As a packed British Airways flight departed for Jamaica from London in early March, almost everyone on board had one thing in common – they were on a journey to see the return of a national hero.
After his release from prison in December, they were headed to see Buju Banton’s first performance in eight years. The hugely popular – and controversial – reggae star was to stage a show in Kingston, billed (in a nod to Nelson Mandela) as the Long Walk To Freedom concert.
In the lead up, anticipation across the island had been growing: hotels and Airbnbs had reached full capacity, airline fares rocketed and, in the days before, Banton songs could be heard from passing cars and on various corners of Kingston. Within minutes of tickets going on sale, the website crashed.
UK rapper Stefflon Don’s mother, Maria, was a passenger on the flight. She talked about how excited she was to see her daughter perform as one of the support acts. Writing on Instagram, Don, whose collaboration with Idris Elba and Sean Paul ‘Boasy’ just topped the UK iTunes charts, described it as “the best moment of my career and life achievement ever.”
But this was not an un-complicated return. Banton’s release from prison for drugs trafficking marked the end of a low point in a three-decades long career. The Grammy award-winning musician had been sentenced in America to 10 years in prison, and though the charges hadn’t dented the support of his legions of adoring fans, a homophobic song released early in his career had more recently come back to haunt him.
Buju Banton, real name Mark Myrie, shot to fame as a reggae star and become widely regarded as one of the most prominent artists of the genre – a neo-Bob Marley figure.
Born in poverty in Salt Lane, Kingston, as the youngest of 15 siblings, the nickname Buju was given to Myrie by his mother. ‘Banton’ means “respected storyteller” in Jamaica.
He began recording music from the age of 12, and released a number of dancehall singles as early as 1987, but didn’t get his big break until 1992 with two albums, Stamina Daddy and Mr. Mention – the latter becoming the best-selling album in Jamaican history upon its release.
In the same year, Banton overtook Bob Marley’s record for number 1 singles in his home country. By the mid-1990s, Banton had converted to Rastafarianism and his music became more influenced by his faith, as heard on the album ’Til Shiloh , which performed so well in the UK the he was invited to perform in a televised BBC broadcast.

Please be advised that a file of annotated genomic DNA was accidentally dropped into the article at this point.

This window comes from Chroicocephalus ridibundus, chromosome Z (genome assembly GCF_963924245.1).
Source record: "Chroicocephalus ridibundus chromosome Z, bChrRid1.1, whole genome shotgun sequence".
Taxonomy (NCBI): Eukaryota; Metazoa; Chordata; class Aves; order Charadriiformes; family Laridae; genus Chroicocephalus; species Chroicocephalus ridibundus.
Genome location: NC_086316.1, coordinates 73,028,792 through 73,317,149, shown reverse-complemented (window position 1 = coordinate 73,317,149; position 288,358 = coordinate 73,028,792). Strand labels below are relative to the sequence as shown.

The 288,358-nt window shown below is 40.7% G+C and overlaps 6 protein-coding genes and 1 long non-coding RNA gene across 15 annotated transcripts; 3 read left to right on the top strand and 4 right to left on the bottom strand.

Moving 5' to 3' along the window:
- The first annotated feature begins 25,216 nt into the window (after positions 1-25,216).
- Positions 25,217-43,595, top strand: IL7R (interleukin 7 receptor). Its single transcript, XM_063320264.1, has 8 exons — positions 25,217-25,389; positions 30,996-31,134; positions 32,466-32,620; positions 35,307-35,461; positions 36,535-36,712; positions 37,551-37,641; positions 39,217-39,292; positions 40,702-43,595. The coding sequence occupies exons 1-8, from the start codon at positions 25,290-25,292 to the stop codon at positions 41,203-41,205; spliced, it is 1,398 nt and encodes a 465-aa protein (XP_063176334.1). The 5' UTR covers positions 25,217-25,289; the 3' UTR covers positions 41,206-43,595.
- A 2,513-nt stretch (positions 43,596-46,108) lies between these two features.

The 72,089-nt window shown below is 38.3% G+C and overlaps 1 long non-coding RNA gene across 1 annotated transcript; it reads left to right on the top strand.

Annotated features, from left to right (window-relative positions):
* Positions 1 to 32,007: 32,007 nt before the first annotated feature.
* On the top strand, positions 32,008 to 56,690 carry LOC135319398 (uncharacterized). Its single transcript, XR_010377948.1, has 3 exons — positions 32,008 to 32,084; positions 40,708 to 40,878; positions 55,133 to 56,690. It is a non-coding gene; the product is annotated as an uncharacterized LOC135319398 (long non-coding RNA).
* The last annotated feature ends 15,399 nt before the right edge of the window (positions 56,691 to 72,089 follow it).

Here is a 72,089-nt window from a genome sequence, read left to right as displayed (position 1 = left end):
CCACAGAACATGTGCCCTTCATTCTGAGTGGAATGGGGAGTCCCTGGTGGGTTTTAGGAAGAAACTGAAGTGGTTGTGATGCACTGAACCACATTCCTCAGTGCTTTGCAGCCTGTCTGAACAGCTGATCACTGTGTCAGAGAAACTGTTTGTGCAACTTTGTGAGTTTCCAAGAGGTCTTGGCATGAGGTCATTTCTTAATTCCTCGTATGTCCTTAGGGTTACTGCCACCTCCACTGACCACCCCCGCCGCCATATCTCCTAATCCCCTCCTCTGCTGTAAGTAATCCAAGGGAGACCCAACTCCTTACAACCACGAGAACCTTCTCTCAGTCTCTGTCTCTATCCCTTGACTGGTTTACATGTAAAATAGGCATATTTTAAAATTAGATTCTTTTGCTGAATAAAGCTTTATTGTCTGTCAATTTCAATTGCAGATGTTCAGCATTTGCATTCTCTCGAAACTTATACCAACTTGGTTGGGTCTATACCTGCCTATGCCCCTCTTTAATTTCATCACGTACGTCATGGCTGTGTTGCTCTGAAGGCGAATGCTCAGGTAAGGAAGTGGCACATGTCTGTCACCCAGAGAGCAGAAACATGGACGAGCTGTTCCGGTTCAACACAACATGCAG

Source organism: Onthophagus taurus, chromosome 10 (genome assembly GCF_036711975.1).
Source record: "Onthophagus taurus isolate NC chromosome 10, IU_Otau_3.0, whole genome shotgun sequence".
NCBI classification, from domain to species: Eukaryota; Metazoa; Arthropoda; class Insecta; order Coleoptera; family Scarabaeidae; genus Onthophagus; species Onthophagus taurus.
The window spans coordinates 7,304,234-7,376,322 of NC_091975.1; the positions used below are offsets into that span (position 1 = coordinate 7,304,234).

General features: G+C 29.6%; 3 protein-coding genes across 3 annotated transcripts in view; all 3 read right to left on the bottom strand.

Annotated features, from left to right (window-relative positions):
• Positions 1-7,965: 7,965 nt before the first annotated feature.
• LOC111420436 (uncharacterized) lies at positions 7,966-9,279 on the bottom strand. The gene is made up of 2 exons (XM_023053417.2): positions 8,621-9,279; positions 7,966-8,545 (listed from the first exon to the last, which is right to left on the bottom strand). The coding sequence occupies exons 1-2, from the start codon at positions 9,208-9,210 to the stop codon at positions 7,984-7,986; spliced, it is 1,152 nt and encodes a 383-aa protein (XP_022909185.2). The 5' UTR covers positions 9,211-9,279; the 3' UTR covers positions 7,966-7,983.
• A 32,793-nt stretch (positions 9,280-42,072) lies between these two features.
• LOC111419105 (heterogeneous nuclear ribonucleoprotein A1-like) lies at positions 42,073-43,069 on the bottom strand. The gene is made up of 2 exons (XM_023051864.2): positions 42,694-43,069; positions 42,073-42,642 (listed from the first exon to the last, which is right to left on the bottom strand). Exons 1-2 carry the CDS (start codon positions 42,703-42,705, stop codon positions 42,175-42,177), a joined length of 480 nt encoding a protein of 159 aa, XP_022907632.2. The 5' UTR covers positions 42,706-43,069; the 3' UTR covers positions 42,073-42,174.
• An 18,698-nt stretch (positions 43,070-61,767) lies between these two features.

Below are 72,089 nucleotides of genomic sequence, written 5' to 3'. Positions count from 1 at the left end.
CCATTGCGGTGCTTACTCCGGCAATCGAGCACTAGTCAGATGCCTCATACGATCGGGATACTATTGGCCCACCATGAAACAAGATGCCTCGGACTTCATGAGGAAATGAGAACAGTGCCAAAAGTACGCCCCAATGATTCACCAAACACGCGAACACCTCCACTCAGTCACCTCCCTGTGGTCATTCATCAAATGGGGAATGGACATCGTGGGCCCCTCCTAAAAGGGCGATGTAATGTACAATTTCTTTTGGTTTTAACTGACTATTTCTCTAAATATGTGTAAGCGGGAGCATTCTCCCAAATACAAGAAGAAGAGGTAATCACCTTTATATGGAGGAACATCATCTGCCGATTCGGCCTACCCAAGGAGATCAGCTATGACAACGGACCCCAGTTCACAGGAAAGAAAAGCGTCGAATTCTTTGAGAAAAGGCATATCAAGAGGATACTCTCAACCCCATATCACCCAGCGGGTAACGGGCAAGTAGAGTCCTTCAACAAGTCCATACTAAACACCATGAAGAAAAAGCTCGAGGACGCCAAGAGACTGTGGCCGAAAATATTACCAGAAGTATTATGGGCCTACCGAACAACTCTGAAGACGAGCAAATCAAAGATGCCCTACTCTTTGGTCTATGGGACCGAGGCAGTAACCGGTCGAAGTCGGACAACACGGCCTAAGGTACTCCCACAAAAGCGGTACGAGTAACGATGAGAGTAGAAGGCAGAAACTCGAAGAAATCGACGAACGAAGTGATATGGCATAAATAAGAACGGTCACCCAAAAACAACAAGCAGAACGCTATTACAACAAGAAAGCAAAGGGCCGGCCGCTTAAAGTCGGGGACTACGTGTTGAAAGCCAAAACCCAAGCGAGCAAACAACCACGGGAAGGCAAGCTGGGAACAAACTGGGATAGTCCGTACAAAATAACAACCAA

His 2010 album Before the Dawn won Best Reggae Album at the 53rd annual Grammy Awards.
But there was a dark side to his success. Back in 1993, Banton released a track which included lyrics that incited the murder of gay people, Boom Bye Bye. It was initially recorded when he was 16, against a backdrop of conservative 1980s Jamaica. Banton has since said the song was written in response to an incident involving the abuse of a young boy – a case which was well-publicised in Jamaica at the time.
There was a huge outcry among global music fans, and Banton in later years said that his views on LGBTQ+ rights have evolved. He also agreed to stop performing the track at concerts via the the 2007 Reggae Compassionate Act.
The song also prompted the Stop Murder Music Campaign, organised by UK group OutRage! in collaboration with Jamaican LGBT-rights group JFLAG. It led to numerous concert cancellations – 28 of Banton’s performances were cancelled between 2005 and 2011.
But last month, an estimated 40,000 people attended Banton’s comeback concert, ahead of which Kingston welcomed just over 2,400 international visitors. “This represents a 143% increase over the same day last year,” the tourism ministry said, adding that data from the Jamaica Tourist Board also shows 7,389 foreign nationals arrived in Montego Bay on Friday – a 58% increase over the same day last year.
“The arrivals over the weekend have been very strong, and as an industry we are ecstatic,” said tourism minister Ed Bartlett.
UK actor Aml Ameen, who recently starred in Idris Elba-produced film Yardie, and director Femi Oyeniran also attended the show. UK grime artist MC Konan, of Krept and Konan fame, was spotted and speaking to BBC Newsbeat after the concert said: “This is history, the energy here is crazy. I’ve never seen anything like this – this is another level of inspiration. He’s at G.O.A.T status, another level. Legendary,” the 29-year-old said.
A number of supporting artists were billed to perform, including Grammy-nominated songstress Etana, Agent Sasco, Cocoa Tea, Banton’s son Jahaziel, harmony quartet LUST and roots favourite Chronixx.